Tuesday, November 23, 2010

THE Berlin Phil

I knew I was under-dressed for the Berlin Philharmonic when even their stagehands were wearing black jackets.

The last time I saw conductor Simon Rattle's back was 20 years ago. He's still bouncing those curls as he conducts, only they're all grey now.

And the last time that I saw the back of that curly head, I didn't have to pay $300 for the privilege. Instead, I was paid 3 pounds for my trouble. I was a student, stewarding at the University of Warwick Arts Centre. The City of Birmingham Symphony Orchestra was the orchestra in residence at the Arts Centre then, and Simon Rattle -- he wasn't Sir Simon back then -- was its conductor.

And that's why it's so hard to see him as the man walking in godlike Herbert von Karajan's footsteps at the Berlin Philarmonic. THE Berlin Phil. Not when you remember Simon Rattle tossing his curls at the old dears in the CBSO Chorus, and the way they tittered everytime he so much as spoke a sentence to them. Does "not C sharp but D flat, Muriel dear," qualify as a sentence?

Anyway, back to THE Berlin Phil. It was a faultless performance (Haydn's Symphony No 99; Brahms' Symphony No 2 on the first night. I skipped the second night because it had Mahler and I cannot do Mahler. Besides I couldn't afford to go both nights). I suppose you could say it was faultless because the audience, having forked out so much (my $300 was but a cheap seat in the second balcony. The gallery seats behind the orchestra went for about the same. Front row VIP seats were close to $600.), were determined that it had to be faultless.

But really, they were good. For a behemoth, they had the softest, gentlest pianisimmo, a smooth caress for the quiet bits in the Brahms. Before erupting into an awesome powerful finish.

The Philistine in me confesses that I don't get Alban Berg. I never could get that second Viennese school. Does a wooden mallet brought crashing down really count as a percussion instrument?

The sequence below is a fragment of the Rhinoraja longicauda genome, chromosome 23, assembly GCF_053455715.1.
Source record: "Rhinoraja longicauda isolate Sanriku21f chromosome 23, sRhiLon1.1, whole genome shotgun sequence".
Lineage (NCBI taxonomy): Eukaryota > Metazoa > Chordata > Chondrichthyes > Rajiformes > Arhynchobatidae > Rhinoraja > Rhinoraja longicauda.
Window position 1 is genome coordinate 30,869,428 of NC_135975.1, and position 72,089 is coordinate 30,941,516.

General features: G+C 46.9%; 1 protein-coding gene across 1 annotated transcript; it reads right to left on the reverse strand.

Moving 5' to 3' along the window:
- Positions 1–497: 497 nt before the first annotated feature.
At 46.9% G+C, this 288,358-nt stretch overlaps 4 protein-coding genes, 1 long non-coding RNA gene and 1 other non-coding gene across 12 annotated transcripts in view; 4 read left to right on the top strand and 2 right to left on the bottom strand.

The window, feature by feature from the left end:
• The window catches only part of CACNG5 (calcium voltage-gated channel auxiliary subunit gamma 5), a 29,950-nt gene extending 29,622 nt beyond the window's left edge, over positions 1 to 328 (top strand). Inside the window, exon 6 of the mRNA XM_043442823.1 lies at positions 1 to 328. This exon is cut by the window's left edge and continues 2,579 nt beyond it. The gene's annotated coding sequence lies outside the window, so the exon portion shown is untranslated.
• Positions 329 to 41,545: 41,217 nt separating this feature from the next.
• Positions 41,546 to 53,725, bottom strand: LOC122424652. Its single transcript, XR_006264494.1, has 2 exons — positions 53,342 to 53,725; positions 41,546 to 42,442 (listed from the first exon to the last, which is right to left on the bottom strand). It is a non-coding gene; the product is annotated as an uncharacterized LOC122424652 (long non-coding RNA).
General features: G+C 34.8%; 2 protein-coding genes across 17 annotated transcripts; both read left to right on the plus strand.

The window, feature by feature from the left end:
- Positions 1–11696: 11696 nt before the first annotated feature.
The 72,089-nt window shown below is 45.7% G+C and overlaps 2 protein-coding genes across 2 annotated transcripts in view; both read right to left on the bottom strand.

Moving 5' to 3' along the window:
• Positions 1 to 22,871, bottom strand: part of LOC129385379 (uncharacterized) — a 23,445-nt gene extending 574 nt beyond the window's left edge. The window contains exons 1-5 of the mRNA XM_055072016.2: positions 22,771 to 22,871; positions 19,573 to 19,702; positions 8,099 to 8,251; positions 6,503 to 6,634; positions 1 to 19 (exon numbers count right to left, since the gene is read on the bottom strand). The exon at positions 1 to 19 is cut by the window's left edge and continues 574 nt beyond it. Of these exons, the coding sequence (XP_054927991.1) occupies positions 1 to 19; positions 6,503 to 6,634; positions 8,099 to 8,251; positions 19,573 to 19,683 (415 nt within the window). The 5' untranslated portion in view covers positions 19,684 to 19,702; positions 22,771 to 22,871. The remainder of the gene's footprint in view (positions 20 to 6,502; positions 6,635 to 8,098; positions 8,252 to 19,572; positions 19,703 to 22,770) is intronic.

I think the nicest bit actually wasn't in the programme. It was during the intermission, before the orchestra came back on for the Brahms symphony. One of the double bassists lingered onstage as the (jacketed) stagehands moved chairs and music stands about. He started playing very quietly to himself Brahms' Lullabye, and then a fellow musician walked over, pulled up a chair, sat down and listened. An extra recital for the $300.

In an interview with the local daily English broadsheet, Simon -- sorry, Sir Simon now -- justified the high ticket prices by saying that a rock group of just a few people could play to a stadium of thousands, so they could price low. While an orchestra of so many people could only play to a few hundred. So that's why it costs more to listen to a bunch of penguin suits. Which was why I almost choked when I was reading the programme notes where Sir Simon was quoted as saying that "music is no mere luxury, but instead a fundamental need". Excuse me kind knight, but $300-$600 for a ticket IS luxury.

Eric Clapton plays here in February. His most expensive ticket is $300, which is THE Berlin Phil's cheap seat. Both ways, I'm paying the same. The way I see it, Haydn pretty much sounds like Haydn, whether it's done by THE Berlin Phil, the CBSO, or even the Singapore Symphony Orchestra (cheap seats $12). But only Clapton can do Layla like Clapton. I think my money's on Slowhand.

1 comment:

Anonymous said...

"The way I see it, Haydn pretty much sounds like Haydn, whether it's done by THE Berlin Phil, the CBSO, or even the Singapore Symphony Orchestra."

Seriously??? Definitely not!! The BPO played with unparalleled precision, and their passion is one that is not often seen in professional orchestras. Just the woodwinds passages alone in the 2nd movement of Haydn is enough for me to swear off the SSO forever (the bassoons especially, what a stark contrast)....